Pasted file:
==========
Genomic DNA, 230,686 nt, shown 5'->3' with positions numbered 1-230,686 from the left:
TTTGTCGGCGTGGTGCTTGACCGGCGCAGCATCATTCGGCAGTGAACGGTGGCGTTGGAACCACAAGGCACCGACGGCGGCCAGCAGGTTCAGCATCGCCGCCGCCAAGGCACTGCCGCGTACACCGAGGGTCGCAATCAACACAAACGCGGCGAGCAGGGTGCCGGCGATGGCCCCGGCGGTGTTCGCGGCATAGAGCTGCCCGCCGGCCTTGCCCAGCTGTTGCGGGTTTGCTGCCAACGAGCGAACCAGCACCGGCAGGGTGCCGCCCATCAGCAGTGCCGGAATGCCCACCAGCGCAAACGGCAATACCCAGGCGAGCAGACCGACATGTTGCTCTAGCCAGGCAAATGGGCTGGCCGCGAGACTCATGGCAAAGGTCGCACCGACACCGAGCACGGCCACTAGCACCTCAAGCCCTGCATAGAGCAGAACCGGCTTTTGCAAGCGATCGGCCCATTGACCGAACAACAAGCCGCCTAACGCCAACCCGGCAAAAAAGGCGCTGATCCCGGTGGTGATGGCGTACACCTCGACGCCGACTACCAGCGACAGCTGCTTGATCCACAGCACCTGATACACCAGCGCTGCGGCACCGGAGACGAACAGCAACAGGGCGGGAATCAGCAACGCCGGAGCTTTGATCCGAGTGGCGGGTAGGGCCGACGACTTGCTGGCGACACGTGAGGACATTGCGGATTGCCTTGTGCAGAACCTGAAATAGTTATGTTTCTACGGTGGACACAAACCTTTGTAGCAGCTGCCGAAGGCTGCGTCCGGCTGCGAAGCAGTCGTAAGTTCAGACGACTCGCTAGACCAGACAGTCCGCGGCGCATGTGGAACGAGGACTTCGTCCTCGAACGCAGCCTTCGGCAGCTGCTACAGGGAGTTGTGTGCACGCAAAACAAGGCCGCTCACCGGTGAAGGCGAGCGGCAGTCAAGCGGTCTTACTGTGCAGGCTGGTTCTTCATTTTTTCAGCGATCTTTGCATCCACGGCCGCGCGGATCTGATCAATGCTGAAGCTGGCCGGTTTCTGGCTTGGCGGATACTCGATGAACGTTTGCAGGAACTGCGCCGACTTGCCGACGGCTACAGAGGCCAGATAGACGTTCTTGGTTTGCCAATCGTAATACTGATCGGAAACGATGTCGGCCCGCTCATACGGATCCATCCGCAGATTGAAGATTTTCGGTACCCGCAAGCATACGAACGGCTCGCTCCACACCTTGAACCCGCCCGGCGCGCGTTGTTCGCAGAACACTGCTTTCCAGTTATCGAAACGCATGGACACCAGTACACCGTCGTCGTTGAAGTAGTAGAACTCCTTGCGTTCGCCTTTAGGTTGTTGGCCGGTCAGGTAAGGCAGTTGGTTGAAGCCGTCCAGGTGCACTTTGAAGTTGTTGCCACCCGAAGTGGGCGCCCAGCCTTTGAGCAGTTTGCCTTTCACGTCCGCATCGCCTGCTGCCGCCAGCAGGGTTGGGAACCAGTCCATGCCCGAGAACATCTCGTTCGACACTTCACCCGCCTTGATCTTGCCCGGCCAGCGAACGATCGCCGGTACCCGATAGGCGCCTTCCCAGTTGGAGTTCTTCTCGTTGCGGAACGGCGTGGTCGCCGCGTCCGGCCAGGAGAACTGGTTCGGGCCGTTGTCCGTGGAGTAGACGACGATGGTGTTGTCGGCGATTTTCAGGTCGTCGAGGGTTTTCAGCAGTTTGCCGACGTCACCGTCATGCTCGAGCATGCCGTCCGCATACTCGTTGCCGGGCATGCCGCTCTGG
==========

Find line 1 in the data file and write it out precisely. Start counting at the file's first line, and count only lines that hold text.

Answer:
Genomic DNA, 230,686 nt, shown 5'->3' with positions numbered 1-230,686 from the left: